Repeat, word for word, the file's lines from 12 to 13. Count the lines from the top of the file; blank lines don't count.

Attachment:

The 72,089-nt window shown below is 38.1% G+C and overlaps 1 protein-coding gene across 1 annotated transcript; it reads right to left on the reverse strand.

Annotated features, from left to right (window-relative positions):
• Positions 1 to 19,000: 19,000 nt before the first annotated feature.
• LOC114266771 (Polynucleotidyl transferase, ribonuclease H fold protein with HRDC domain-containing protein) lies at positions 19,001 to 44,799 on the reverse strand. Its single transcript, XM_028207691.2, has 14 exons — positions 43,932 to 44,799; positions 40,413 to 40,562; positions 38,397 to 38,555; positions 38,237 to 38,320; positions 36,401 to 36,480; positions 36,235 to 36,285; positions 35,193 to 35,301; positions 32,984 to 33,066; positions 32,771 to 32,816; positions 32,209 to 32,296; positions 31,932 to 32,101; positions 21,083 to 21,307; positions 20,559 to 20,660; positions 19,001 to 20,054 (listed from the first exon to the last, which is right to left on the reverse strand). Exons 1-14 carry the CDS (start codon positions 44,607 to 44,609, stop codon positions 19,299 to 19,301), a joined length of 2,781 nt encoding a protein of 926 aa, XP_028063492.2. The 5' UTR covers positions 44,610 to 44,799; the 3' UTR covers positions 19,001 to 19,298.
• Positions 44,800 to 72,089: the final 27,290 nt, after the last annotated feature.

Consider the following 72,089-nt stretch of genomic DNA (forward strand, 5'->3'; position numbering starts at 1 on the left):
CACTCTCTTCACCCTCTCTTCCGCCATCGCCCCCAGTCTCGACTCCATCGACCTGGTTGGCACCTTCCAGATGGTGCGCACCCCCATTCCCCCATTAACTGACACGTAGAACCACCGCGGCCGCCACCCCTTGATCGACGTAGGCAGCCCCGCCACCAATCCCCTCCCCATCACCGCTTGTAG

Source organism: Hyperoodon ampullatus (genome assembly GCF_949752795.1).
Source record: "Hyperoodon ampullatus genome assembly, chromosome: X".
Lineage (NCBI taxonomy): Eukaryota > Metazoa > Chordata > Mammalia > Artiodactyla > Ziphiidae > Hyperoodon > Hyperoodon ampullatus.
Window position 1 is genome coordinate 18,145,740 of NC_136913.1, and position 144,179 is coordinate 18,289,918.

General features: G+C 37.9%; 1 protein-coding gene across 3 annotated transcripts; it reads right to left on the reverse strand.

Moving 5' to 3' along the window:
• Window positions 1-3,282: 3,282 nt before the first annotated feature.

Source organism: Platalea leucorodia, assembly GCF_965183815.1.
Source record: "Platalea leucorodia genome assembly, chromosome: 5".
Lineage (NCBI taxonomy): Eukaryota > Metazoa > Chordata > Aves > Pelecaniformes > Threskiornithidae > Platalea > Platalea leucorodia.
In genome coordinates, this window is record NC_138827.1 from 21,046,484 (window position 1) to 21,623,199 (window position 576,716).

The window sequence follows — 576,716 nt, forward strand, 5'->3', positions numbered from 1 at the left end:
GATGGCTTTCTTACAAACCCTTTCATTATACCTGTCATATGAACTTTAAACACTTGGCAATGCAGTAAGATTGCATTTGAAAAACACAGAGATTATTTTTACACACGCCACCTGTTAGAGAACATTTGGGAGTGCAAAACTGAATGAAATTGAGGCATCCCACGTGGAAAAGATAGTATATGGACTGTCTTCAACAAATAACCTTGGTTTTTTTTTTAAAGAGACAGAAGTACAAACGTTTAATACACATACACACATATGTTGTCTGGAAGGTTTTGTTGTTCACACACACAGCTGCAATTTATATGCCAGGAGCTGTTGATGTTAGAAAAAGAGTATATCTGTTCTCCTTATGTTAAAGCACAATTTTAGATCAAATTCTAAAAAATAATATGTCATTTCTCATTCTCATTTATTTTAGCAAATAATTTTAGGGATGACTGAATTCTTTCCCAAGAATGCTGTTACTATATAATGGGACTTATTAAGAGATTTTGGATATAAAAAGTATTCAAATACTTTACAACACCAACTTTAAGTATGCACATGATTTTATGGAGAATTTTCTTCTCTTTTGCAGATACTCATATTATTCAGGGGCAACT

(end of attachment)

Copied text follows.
General features: G+C 37.9%; 1 protein-coding gene across 3 annotated transcripts; it reads right to left on the reverse strand.

Moving 5' to 3' along the window: